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Kindling the Flame: 150 Years of the Irish National Teacher's Organisation

€31.10
In this finely researched and accessible account of multiple struggles over 150 years, themes of politics, class, gender and power are deftly interwoven to tell the fascinating story of the Irish National Teacher's Organisation.
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The INTO emerged in 1868 as teachers across Ireland united to fight for their rights. Man or woman, Catholic or Protestant - all were subject to poor pay, dire conditions and no job security, banned from speaking publicly about their grievances and ignored by the Board of National Education.

Against these obstacles, the INTO steadily grew in strength and influence to take on the Dublin-based education authorities that oversaw them, the London government that paid them and the priests who employed them

Simultaneously, the organisation, which was non-political (neither nationalist nor unionist) and non-sectarian, negotiated the inevitable challenges that emerged in a country that was often split along national and religious lines.

After decades of fighting campaigns against the British administration for recognition and decent conditions of employment, it had to do it all over again with governments in Dublin and Belfast.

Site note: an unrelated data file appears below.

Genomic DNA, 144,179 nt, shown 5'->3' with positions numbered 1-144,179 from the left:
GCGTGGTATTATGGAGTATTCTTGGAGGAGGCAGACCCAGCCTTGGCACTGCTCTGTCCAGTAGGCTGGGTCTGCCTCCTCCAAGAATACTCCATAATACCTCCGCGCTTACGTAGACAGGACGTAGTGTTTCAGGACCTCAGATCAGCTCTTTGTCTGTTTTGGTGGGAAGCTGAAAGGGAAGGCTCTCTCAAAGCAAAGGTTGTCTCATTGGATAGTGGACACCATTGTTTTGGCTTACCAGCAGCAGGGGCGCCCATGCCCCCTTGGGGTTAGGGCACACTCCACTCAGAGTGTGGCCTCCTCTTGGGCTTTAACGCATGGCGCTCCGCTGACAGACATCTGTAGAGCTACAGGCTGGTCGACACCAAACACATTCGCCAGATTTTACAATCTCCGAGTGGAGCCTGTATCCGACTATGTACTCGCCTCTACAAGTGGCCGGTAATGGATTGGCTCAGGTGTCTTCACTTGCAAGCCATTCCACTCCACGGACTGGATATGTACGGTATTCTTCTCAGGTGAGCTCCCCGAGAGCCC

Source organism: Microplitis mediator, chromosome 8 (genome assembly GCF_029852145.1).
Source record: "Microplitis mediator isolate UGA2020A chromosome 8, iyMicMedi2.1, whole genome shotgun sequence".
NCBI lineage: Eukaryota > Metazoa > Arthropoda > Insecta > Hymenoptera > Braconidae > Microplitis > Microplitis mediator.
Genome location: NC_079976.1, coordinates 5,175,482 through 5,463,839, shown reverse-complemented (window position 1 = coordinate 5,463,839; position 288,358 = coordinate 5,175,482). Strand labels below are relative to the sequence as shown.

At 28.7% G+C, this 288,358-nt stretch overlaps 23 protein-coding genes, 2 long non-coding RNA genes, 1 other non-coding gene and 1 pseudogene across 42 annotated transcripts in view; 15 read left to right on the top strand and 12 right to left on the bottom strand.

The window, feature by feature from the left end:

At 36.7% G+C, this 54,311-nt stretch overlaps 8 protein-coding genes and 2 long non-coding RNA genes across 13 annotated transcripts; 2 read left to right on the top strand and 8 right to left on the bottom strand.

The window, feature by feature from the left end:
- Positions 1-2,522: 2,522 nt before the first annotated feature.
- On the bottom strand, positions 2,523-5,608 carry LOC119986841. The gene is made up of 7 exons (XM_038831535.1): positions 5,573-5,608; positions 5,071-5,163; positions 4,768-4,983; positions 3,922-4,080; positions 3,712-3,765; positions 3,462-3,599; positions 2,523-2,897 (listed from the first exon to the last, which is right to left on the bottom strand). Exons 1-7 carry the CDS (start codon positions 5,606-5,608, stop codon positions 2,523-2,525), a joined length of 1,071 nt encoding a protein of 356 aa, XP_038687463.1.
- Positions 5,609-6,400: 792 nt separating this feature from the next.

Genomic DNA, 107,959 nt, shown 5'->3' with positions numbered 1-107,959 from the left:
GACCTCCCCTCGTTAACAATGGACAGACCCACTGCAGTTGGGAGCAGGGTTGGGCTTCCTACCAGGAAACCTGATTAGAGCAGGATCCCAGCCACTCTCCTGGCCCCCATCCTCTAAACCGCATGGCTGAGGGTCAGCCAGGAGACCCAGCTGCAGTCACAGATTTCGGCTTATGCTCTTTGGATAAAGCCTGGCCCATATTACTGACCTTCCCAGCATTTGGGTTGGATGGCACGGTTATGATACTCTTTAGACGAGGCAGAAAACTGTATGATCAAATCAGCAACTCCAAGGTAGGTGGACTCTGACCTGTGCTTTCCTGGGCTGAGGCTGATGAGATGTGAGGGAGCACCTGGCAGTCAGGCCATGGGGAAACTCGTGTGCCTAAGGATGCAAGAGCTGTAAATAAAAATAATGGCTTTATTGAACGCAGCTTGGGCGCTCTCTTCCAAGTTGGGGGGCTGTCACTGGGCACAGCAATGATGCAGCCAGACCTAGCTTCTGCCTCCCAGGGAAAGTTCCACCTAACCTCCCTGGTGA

The INTO today is recognised as an influential and articulate voice for its members, advocating for teachers and high standards of education.

In this finely researched and accessible account of multiple struggles over 150 years, themes of politics, class, gender and power are deftly interwoven to tell the fascinating story of the Irish National Teacher's Organisation.

Products specifications
Publisher Gill
ISBN 9780717179770
Published 11/12/2017
Binding Hardback
Pages 336
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Description

The INTO emerged in 1868 as teachers across Ireland united to fight for their rights. Man or woman, Catholic or Protestant - all were subject to poor pay, dire conditions and no job security, banned from speaking publicly about their grievances and ignored by the Board of National Education.

Against these obstacles, the INTO steadily grew in strength and influence to take on the Dublin-based education authorities that oversaw them, the London government that paid them and the priests who employed them

Simultaneously, the organisation, which was non-political (neither nationalist nor unionist) and non-sectarian, negotiated the inevitable challenges that emerged in a country that was often split along national and religious lines.

After decades of fighting campaigns against the British administration for recognition and decent conditions of employment, it had to do it all over again with governments in Dublin and Belfast.

The INTO today is recognised as an influential and articulate voice for its members, advocating for teachers and high standards of education.

In this finely researched and accessible account of multiple struggles over 150 years, themes of politics, class, gender and power are deftly interwoven to tell the fascinating story of the Irish National Teacher's Organisation.

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